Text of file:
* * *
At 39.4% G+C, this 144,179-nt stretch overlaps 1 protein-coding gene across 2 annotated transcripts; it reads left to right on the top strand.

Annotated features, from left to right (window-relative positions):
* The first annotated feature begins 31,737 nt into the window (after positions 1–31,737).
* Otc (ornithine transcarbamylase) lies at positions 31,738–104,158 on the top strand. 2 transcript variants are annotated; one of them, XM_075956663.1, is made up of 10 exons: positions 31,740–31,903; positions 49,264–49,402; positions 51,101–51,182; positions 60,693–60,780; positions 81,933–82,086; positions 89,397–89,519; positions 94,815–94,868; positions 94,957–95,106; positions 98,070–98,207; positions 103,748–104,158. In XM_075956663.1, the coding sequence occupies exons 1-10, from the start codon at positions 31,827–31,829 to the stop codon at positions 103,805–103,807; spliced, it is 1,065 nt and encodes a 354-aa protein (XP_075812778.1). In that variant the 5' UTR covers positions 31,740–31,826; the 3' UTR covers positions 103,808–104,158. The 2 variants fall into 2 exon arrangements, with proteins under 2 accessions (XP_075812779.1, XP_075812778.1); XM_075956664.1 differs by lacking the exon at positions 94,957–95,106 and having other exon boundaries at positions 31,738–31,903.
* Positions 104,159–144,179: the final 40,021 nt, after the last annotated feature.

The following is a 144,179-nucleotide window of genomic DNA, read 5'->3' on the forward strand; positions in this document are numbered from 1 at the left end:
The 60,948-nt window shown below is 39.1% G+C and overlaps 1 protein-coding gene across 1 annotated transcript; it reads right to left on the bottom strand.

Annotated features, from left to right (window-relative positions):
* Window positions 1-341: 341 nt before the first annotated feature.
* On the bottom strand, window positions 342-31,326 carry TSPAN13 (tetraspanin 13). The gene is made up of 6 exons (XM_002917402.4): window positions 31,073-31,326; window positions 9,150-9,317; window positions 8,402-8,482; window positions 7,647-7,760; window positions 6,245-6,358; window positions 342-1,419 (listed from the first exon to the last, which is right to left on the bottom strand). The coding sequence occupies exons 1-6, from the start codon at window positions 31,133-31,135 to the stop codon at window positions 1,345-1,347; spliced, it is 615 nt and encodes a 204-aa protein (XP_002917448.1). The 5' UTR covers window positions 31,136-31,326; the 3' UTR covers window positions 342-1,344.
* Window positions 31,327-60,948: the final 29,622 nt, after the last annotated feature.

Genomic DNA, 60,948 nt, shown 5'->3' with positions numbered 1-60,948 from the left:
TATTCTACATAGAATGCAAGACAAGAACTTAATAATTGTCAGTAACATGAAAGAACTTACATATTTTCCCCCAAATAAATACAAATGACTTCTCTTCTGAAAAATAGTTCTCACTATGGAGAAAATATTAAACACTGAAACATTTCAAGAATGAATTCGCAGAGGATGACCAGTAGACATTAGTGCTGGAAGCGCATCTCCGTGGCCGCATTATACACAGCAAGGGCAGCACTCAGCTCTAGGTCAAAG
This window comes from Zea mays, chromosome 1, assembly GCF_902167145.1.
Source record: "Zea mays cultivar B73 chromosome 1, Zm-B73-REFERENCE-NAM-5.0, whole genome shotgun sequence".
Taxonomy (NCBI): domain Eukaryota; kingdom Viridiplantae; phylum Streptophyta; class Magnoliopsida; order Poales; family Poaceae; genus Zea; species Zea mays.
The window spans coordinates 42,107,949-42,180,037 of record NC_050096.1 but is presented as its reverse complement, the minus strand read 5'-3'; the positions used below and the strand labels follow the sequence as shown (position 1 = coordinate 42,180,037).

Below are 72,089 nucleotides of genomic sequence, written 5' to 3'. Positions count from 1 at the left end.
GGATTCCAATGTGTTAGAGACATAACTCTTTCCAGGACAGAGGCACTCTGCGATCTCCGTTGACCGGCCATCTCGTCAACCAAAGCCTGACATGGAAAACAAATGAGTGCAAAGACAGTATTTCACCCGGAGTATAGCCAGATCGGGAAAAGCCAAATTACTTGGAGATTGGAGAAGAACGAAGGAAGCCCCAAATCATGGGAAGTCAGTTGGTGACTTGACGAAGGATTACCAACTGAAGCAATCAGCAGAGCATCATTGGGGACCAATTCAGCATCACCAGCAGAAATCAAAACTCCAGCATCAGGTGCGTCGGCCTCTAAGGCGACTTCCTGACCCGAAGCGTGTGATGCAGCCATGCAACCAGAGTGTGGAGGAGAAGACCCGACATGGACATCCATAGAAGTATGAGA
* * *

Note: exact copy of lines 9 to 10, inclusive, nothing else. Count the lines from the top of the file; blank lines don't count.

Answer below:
* Window positions 1-341: 341 nt before the first annotated feature.
* On the bottom strand, window positions 342-31,326 carry TSPAN13 (tetraspanin 13). The gene is made up of 6 exons (XM_002917402.4): window positions 31,073-31,326; window positions 9,150-9,317; window positions 8,402-8,482; window positions 7,647-7,760; window positions 6,245-6,358; window positions 342-1,419 (listed from the first exon to the last, which is right to left on the bottom strand). The coding sequence occupies exons 1-6, from the start codon at window positions 31,133-31,135 to the stop codon at window positions 1,345-1,347; spliced, it is 615 nt and encodes a 204-aa protein (XP_002917448.1). The 5' UTR covers window positions 31,136-31,326; the 3' UTR covers window positions 342-1,344.